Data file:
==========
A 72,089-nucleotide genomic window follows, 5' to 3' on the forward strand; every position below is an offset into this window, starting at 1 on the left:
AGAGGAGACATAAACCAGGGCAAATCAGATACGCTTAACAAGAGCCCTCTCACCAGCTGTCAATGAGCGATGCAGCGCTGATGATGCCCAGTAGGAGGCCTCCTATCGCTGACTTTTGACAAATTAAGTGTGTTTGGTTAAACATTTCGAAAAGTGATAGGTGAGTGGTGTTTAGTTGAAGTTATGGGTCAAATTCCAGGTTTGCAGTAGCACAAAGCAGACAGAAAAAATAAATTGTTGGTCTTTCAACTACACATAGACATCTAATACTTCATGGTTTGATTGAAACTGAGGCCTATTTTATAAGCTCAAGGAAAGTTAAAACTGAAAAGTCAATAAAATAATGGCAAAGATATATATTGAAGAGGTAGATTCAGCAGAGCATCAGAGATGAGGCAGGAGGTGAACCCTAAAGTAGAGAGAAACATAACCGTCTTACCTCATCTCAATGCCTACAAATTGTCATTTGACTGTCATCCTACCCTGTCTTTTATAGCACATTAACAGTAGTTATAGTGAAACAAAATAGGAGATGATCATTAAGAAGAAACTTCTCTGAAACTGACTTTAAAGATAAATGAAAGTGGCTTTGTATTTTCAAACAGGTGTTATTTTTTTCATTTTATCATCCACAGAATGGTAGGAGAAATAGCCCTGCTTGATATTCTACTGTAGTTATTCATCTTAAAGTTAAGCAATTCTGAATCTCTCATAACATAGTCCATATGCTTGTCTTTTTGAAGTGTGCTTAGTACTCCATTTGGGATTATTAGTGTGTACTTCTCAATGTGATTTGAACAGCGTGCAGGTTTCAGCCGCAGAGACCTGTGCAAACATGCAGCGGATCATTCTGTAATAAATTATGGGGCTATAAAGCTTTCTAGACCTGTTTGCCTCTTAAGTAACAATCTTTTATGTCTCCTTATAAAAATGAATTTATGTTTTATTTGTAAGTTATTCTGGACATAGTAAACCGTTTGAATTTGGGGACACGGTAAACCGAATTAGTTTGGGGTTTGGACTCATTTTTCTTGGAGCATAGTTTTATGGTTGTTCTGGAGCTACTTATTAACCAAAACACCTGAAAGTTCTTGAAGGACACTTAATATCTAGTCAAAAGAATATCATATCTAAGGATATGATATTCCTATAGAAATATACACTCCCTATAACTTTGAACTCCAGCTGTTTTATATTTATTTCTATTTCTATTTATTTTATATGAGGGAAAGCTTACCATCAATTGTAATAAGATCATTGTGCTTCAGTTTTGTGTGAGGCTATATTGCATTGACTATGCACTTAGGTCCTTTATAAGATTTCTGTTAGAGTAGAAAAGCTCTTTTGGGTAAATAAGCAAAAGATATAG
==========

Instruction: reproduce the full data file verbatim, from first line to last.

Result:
A 72,089-nucleotide genomic window follows, 5' to 3' on the forward strand; every position below is an offset into this window, starting at 1 on the left:
AGAGGAGACATAAACCAGGGCAAATCAGATACGCTTAACAAGAGCCCTCTCACCAGCTGTCAATGAGCGATGCAGCGCTGATGATGCCCAGTAGGAGGCCTCCTATCGCTGACTTTTGACAAATTAAGTGTGTTTGGTTAAACATTTCGAAAAGTGATAGGTGAGTGGTGTTTAGTTGAAGTTATGGGTCAAATTCCAGGTTTGCAGTAGCACAAAGCAGACAGAAAAAATAAATTGTTGGTCTTTCAACTACACATAGACATCTAATACTTCATGGTTTGATTGAAACTGAGGCCTATTTTATAAGCTCAAGGAAAGTTAAAACTGAAAAGTCAATAAAATAATGGCAAAGATATATATTGAAGAGGTAGATTCAGCAGAGCATCAGAGATGAGGCAGGAGGTGAACCCTAAAGTAGAGAGAAACATAACCGTCTTACCTCATCTCAATGCCTACAAATTGTCATTTGACTGTCATCCTACCCTGTCTTTTATAGCACATTAACAGTAGTTATAGTGAAACAAAATAGGAGATGATCATTAAGAAGAAACTTCTCTGAAACTGACTTTAAAGATAAATGAAAGTGGCTTTGTATTTTCAAACAGGTGTTATTTTTTTCATTTTATCATCCACAGAATGGTAGGAGAAATAGCCCTGCTTGATATTCTACTGTAGTTATTCATCTTAAAGTTAAGCAATTCTGAATCTCTCATAACATAGTCCATATGCTTGTCTTTTTGAAGTGTGCTTAGTACTCCATTTGGGATTATTAGTGTGTACTTCTCAATGTGATTTGAACAGCGTGCAGGTTTCAGCCGCAGAGACCTGTGCAAACATGCAGCGGATCATTCTGTAATAAATTATGGGGCTATAAAGCTTTCTAGACCTGTTTGCCTCTTAAGTAACAATCTTTTATGTCTCCTTATAAAAATGAATTTATGTTTTATTTGTAAGTTATTCTGGACATAGTAAACCGTTTGAATTTGGGGACACGGTAAACCGAATTAGTTTGGGGTTTGGACTCATTTTTCTTGGAGCATAGTTTTATGGTTGTTCTGGAGCTACTTATTAACCAAAACACCTGAAAGTTCTTGAAGGACACTTAATATCTAGTCAAAAGAATATCATATCTAAGGATATGATATTCCTATAGAAATATACACTCCCTATAACTTTGAACTCCAGCTGTTTTATATTTATTTCTATTTCTATTTATTTTATATGAGGGAAAGCTTACCATCAATTGTAATAAGATCATTGTGCTTCAGTTTTGTGTGAGGCTATATTGCATTGACTATGCACTTAGGTCCTTTATAAGATTTCTGTTAGAGTAGAAAAGCTCTTTTGGGTAAATAAGCAAAAGATATAG